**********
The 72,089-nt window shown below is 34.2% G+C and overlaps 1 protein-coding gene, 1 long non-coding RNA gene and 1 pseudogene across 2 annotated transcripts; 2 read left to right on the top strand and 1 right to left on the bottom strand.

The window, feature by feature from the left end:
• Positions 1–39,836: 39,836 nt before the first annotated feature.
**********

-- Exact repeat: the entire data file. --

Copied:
The 72,089-nt window shown below is 34.2% G+C and overlaps 1 protein-coding gene, 1 long non-coding RNA gene and 1 pseudogene across 2 annotated transcripts; 2 read left to right on the top strand and 1 right to left on the bottom strand.

The window, feature by feature from the left end:
• Positions 1–39,836: 39,836 nt before the first annotated feature.